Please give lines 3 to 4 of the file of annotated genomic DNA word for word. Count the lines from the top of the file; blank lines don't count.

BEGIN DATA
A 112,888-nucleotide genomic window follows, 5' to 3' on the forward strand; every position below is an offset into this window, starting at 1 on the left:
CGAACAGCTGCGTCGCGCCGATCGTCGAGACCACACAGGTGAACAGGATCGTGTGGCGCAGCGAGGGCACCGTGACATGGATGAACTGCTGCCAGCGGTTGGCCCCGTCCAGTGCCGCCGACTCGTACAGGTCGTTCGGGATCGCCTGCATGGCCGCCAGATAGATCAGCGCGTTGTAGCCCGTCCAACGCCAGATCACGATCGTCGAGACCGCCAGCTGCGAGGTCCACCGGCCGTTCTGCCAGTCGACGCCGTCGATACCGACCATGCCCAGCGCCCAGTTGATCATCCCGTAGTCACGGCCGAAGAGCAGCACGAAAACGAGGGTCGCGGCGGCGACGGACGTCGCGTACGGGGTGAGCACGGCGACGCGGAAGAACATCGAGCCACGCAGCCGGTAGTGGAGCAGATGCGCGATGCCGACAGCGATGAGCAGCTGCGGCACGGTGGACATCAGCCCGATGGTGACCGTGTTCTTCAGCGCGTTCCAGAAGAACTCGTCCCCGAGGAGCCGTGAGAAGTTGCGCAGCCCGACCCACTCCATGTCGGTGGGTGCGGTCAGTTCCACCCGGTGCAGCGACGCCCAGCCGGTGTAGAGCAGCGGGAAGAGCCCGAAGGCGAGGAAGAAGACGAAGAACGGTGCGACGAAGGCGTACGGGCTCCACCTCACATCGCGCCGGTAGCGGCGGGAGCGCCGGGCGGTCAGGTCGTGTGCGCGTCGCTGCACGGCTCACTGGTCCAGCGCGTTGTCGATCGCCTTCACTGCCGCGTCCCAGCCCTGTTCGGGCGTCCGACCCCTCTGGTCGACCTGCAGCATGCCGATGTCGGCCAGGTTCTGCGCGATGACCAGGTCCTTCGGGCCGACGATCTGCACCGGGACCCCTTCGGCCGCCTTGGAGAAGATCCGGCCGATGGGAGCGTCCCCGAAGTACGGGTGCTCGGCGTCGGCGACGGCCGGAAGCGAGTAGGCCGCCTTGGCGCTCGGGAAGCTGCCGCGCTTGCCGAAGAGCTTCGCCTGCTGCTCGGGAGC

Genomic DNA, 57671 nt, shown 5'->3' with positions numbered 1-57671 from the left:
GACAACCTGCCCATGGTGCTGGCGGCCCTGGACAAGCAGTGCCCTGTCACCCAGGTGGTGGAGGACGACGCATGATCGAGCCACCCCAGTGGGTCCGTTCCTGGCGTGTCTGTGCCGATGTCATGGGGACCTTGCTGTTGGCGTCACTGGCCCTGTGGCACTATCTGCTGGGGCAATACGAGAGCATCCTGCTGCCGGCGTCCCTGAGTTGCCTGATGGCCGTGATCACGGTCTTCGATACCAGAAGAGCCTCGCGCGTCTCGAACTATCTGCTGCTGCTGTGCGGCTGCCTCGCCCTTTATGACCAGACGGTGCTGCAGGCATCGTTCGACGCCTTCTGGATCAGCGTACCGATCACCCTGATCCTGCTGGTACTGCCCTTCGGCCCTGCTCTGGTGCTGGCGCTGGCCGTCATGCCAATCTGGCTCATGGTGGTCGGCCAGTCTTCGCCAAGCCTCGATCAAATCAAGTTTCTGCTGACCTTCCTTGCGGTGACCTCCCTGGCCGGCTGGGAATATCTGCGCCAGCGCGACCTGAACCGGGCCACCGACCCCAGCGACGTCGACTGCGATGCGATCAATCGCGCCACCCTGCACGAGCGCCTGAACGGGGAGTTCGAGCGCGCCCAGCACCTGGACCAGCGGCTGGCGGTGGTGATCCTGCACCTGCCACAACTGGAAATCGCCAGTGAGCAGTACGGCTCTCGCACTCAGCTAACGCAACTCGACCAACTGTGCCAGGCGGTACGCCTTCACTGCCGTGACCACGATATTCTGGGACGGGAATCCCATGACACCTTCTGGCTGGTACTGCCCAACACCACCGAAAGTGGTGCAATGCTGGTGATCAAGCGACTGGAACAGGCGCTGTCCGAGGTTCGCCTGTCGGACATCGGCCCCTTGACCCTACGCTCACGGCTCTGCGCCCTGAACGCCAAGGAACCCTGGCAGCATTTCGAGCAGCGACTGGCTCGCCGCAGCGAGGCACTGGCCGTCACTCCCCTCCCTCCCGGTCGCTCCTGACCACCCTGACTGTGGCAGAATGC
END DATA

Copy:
Genomic DNA, 57671 nt, shown 5'->3' with positions numbered 1-57671 from the left:
GACAACCTGCCCATGGTGCTGGCGGCCCTGGACAAGCAGTGCCCTGTCACCCAGGTGGTGGAGGACGACGCATGATCGAGCCACCCCAGTGGGTCCGTTCCTGGCGTGTCTGTGCCGATGTCATGGGGACCTTGCTGTTGGCGTCACTGGCCCTGTGGCACTATCTGCTGGGGCAATACGAGAGCATCCTGCTGCCGGCGTCCCTGAGTTGCCTGATGGCCGTGATCACGGTCTTCGATACCAGAAGAGCCTCGCGCGTCTCGAACTATCTGCTGCTGCTGTGCGGCTGCCTCGCCCTTTATGACCAGACGGTGCTGCAGGCATCGTTCGACGCCTTCTGGATCAGCGTACCGATCACCCTGATCCTGCTGGTACTGCCCTTCGGCCCTGCTCTGGTGCTGGCGCTGGCCGTCATGCCAATCTGGCTCATGGTGGTCGGCCAGTCTTCGCCAAGCCTCGATCAAATCAAGTTTCTGCTGACCTTCCTTGCGGTGACCTCCCTGGCCGGCTGGGAATATCTGCGCCAGCGCGACCTGAACCGGGCCACCGACCCCAGCGACGTCGACTGCGATGCGATCAATCGCGCCACCCTGCACGAGCGCCTGAACGGGGAGTTCGAGCGCGCCCAGCACCTGGACCAGCGGCTGGCGGTGGTGATCCTGCACCTGCCACAACTGGAAATCGCCAGTGAGCAGTACGGCTCTCGCACTCAGCTAACGCAACTCGACCAACTGTGCCAGGCGGTACGCCTTCACTGCCGTGACCACGATATTCTGGGACGGGAATCCCATGACACCTTCTGGCTGGTACTGCCCAACACCACCGAAAGTGGTGCAATGCTGGTGATCAAGCGACTGGAACAGGCGCTGTCCGAGGTTCGCCTGTCGGACATCGGCCCCTTGACCCTACGCTCACGGCTCTGCGCCCTGAACGCCAAGGAACCCTGGCAGCATTTCGAGCAGCGACTGGCTCGCCGCAGCGAGGCACTGGCCGTCACTCCCCTCCCTCCCGGTCGCTCCTGACCACCCTGACTGTGGCAGAATGC